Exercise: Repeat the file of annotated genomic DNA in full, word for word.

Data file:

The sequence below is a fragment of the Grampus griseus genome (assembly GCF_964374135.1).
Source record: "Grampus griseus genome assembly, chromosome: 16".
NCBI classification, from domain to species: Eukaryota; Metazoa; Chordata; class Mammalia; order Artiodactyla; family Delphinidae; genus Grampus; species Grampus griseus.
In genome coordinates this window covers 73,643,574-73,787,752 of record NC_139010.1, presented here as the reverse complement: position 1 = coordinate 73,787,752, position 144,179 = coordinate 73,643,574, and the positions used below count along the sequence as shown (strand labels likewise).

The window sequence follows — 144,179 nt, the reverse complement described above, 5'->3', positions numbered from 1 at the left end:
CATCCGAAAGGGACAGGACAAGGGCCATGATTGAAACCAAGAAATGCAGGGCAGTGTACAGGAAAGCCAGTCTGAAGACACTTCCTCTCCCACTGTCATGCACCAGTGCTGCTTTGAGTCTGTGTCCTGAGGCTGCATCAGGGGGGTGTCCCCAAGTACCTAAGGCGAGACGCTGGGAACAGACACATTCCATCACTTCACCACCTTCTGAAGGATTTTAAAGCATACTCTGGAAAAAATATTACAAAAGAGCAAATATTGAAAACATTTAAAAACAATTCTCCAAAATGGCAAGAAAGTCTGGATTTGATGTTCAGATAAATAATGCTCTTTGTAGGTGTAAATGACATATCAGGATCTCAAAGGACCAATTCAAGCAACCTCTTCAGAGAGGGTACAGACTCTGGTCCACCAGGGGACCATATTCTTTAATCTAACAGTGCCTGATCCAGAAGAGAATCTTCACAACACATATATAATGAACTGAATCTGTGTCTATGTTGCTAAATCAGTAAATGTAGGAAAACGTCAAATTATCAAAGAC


The sequence below is a fragment of the Grampus griseus genome (assembly GCF_964374135.1).
Source record: "Grampus griseus genome assembly, chromosome: 16".
NCBI classification, from domain to species: Eukaryota; Metazoa; Chordata; class Mammalia; order Artiodactyla; family Delphinidae; genus Grampus; species Grampus griseus.
In genome coordinates this window covers 73,643,574-73,787,752 of record NC_139010.1, presented here as the reverse complement: position 1 = coordinate 73,787,752, position 144,179 = coordinate 73,643,574, and the positions used below count along the sequence as shown (strand labels likewise).

The window sequence follows — 144,179 nt, the reverse complement described above, 5'->3', positions numbered from 1 at the left end:
CATCCGAAAGGGACAGGACAAGGGCCATGATTGAAACCAAGAAATGCAGGGCAGTGTACAGGAAAGCCAGTCTGAAGACACTTCCTCTCCCACTGTCATGCACCAGTGCTGCTTTGAGTCTGTGTCCTGAGGCTGCATCAGGGGGGTGTCCCCAAGTACCTAAGGCGAGACGCTGGGAACAGACACATTCCATCACTTCACCACCTTCTGAAGGATTTTAAAGCATACTCTGGAAAAAATATTACAAAAGAGCAAATATTGAAAACATTTAAAAACAATTCTCCAAAATGGCAAGAAAGTCTGGATTTGATGTTCAGATAAATAATGCTCTTTGTAGGTGTAAATGACATATCAGGATCTCAAAGGACCAATTCAAGCAACCTCTTCAGAGAGGGTACAGACTCTGGTCCACCAGGGGACCATATTCTTTAATCTAACAGTGCCTGATCCAGAAGAGAATCTTCACAACACATATATAATGAACTGAATCTGTGTCTATGTTGCTAAATCAGTAAATGTAGGAAAACGTCAAATTATCAAAGAC